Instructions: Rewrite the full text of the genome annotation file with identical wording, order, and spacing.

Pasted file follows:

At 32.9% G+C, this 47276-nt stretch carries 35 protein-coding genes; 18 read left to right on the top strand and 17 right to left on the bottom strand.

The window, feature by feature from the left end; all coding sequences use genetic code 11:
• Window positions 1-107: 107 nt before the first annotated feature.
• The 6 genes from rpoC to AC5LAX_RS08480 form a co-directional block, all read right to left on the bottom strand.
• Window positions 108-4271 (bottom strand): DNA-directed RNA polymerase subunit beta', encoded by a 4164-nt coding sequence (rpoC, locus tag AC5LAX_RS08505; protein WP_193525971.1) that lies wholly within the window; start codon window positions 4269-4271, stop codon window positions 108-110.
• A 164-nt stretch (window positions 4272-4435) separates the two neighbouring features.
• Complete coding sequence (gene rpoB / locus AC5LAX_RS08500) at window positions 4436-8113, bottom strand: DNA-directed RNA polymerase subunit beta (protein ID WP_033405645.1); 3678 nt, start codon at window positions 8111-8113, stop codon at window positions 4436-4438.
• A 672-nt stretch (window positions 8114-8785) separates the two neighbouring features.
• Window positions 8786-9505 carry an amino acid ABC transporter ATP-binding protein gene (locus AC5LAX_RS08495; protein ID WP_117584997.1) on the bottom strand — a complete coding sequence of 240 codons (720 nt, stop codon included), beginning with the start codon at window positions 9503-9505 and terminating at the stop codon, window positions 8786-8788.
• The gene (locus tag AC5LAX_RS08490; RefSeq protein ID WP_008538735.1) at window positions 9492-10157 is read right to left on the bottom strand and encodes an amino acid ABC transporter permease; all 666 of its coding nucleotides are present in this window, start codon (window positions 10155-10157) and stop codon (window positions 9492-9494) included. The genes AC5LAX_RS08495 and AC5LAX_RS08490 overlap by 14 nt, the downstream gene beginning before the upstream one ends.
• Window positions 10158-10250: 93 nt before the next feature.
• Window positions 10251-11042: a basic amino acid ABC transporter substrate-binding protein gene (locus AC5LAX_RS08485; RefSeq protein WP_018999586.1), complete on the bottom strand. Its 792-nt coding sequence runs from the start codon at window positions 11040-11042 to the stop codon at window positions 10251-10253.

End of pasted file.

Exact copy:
At 32.9% G+C, this 47276-nt stretch carries 35 protein-coding genes; 18 read left to right on the top strand and 17 right to left on the bottom strand.

The window, feature by feature from the left end; all coding sequences use genetic code 11:
• Window positions 1-107: 107 nt before the first annotated feature.
• The 6 genes from rpoC to AC5LAX_RS08480 form a co-directional block, all read right to left on the bottom strand.
• Window positions 108-4271 (bottom strand): DNA-directed RNA polymerase subunit beta', encoded by a 4164-nt coding sequence (rpoC, locus tag AC5LAX_RS08505; protein WP_193525971.1) that lies wholly within the window; start codon window positions 4269-4271, stop codon window positions 108-110.
• A 164-nt stretch (window positions 4272-4435) separates the two neighbouring features.
• Complete coding sequence (gene rpoB / locus AC5LAX_RS08500) at window positions 4436-8113, bottom strand: DNA-directed RNA polymerase subunit beta (protein ID WP_033405645.1); 3678 nt, start codon at window positions 8111-8113, stop codon at window positions 4436-4438.
• A 672-nt stretch (window positions 8114-8785) separates the two neighbouring features.
• Window positions 8786-9505 carry an amino acid ABC transporter ATP-binding protein gene (locus AC5LAX_RS08495; protein ID WP_117584997.1) on the bottom strand — a complete coding sequence of 240 codons (720 nt, stop codon included), beginning with the start codon at window positions 9503-9505 and terminating at the stop codon, window positions 8786-8788.
• The gene (locus tag AC5LAX_RS08490; RefSeq protein ID WP_008538735.1) at window positions 9492-10157 is read right to left on the bottom strand and encodes an amino acid ABC transporter permease; all 666 of its coding nucleotides are present in this window, start codon (window positions 10155-10157) and stop codon (window positions 9492-9494) included. The genes AC5LAX_RS08495 and AC5LAX_RS08490 overlap by 14 nt, the downstream gene beginning before the upstream one ends.
• Window positions 10158-10250: 93 nt before the next feature.
• Window positions 10251-11042: a basic amino acid ABC transporter substrate-binding protein gene (locus AC5LAX_RS08485; RefSeq protein WP_018999586.1), complete on the bottom strand. Its 792-nt coding sequence runs from the start codon at window positions 11040-11042 to the stop codon at window positions 10251-10253.